In the appeal of a Florida federal district court's granting of summary judgment to a Department of Defense maintenance contractor arising from a fatal crash of an Air Force F-16 from Tyndall Air Force Base, Florida into the Gulf of Mexico, an 11th Circuit panel affirmed and unanimously held that: (1) the Death on the High Seas Act (“DOHSA”) governed the wrongful death action; (2) DOHSA provided the exclusive remedy and preempted all state law claims; and (3) the civilian maintenance contractor, PAE Worldwide Incorporated (“PAE”), was entitled to the protection of the government contractor defense related to maintenance performed at Tyndall Air Force Base. However, two panel members wrote a separate concurring opinion to explain that while they “agree that we must follow existing precedent to hold that DOHSA applies to (and thereby supplies the exclusive wrongful-death remedy for) any claim arising out of a death occurring on the high seas—even where, as here, the negligence alleged to have caused the death occurred on land—I do so holding my nose, as DOHSA's plain language is squarely to the contrary.”
DOHSA's applicable provision (46 U.S.C. Sect. 30302) states, in relevant part, that “[w]hen the death of an individual is caused by a wrongful act, neglect, or default occurring on the high seas . . . the personal representative of the decedent may bring a civil action in admiralty against the person or vessel responsible.” (emphasis added). The 11th Circuit found that despite the appellant's plain text argument that DOHSA should apply only for negligence occurring on the high seas, it was bound by well-settled U.S. Supreme Court precedent and 11th Circuit precedent (while also noting the existence of “mounds” of nonbinding precedent) that construed DOHSA to confer admiralty jurisdiction over claims “arising out of airplane crashes on the high seas though the negligence alleged to have caused the crash occurred on land.”
In granting PAE's motion for partial summary judgment related to recoverable damages, the district court had held that DOHSA “provides the exclusive remedy for death on the high seas, preempts all other forms of wrongful death claims, and only permits recovery for pecuniary damages.” As the 11th Circuit observed, “DOHSA's applicability matters, among other reasons, because it limits a plaintiff's recovery to ‘compensation for the pecuniary loss sustained by the individuals for whose benefit the action is brought' and thereby forecloses recovery for emotional injury and punitive damages.” The trial court also held that because the state law claims were preempted under DOHSA, the plaintiff was not entitled to a jury trial.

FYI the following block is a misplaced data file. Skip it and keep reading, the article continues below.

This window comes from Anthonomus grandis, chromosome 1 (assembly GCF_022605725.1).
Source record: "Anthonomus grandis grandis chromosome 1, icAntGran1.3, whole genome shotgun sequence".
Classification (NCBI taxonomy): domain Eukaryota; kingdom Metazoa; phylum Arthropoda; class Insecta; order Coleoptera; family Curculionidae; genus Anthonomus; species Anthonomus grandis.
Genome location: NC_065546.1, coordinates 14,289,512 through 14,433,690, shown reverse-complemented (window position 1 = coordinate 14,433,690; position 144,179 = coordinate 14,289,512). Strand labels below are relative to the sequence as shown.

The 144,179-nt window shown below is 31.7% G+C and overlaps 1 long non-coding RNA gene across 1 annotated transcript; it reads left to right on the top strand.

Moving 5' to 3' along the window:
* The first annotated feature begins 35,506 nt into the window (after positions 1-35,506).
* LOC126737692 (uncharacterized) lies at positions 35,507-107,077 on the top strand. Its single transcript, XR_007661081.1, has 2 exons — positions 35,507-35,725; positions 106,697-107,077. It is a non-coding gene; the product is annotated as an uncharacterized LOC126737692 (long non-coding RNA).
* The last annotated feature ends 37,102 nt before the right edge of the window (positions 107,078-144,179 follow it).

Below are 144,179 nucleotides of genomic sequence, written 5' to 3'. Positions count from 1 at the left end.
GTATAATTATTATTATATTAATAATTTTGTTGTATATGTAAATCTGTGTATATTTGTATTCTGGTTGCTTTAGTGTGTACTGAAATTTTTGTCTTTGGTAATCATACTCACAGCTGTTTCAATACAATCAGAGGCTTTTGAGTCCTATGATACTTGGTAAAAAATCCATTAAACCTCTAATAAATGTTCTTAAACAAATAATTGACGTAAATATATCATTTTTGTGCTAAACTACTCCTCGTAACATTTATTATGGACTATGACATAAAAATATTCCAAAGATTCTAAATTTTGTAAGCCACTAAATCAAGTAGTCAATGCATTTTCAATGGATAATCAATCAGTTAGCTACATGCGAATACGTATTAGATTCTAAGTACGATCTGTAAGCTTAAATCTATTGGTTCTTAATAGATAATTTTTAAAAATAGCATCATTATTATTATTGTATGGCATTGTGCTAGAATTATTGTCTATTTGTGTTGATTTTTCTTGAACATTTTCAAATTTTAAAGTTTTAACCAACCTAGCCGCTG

Having concluded that DOHSA supplied the exclusive remedy for appellant's damages claims, the 11th Circuit also affirmed the trial court's grant of summary judgment on liability, holding that the claims against PAE were barred by the government contractor defense's extension of sovereign immunity. For a civilian contractor who provides maintenance services under a government procurement contract, the applicable test in the 11th Circuit has three elements: “(1) the United States approved reasonably precise maintenance procedures; (2) [the contractor's] performance of the maintenance conformed to those procedures; and (3) [the contractor] warned the United States about the dangers in reliance on the procedures that were known to [the contractor] but not to the United States.” The parties did not dispute that the first and third elements of the test were satisfied in this case, so the only dispute was over the second element—whether the maintenance conformed to the Air Force's reasonably precise maintenance procedures. The Court concluded that based on the evidence presented by the parties, PAE's performance did not violate reasonably precise government maintenance procedures.
Bottom line: the law is well settled that DOHSA applies to all cases—including aviation-related cases—in which a death occurs on the high seas. LaCourse v PAE Worldwide Inc., No. 19-13833, 2020 U.S. App. LEXIS 36021 (11th Cir. Nov. 17, 2020).
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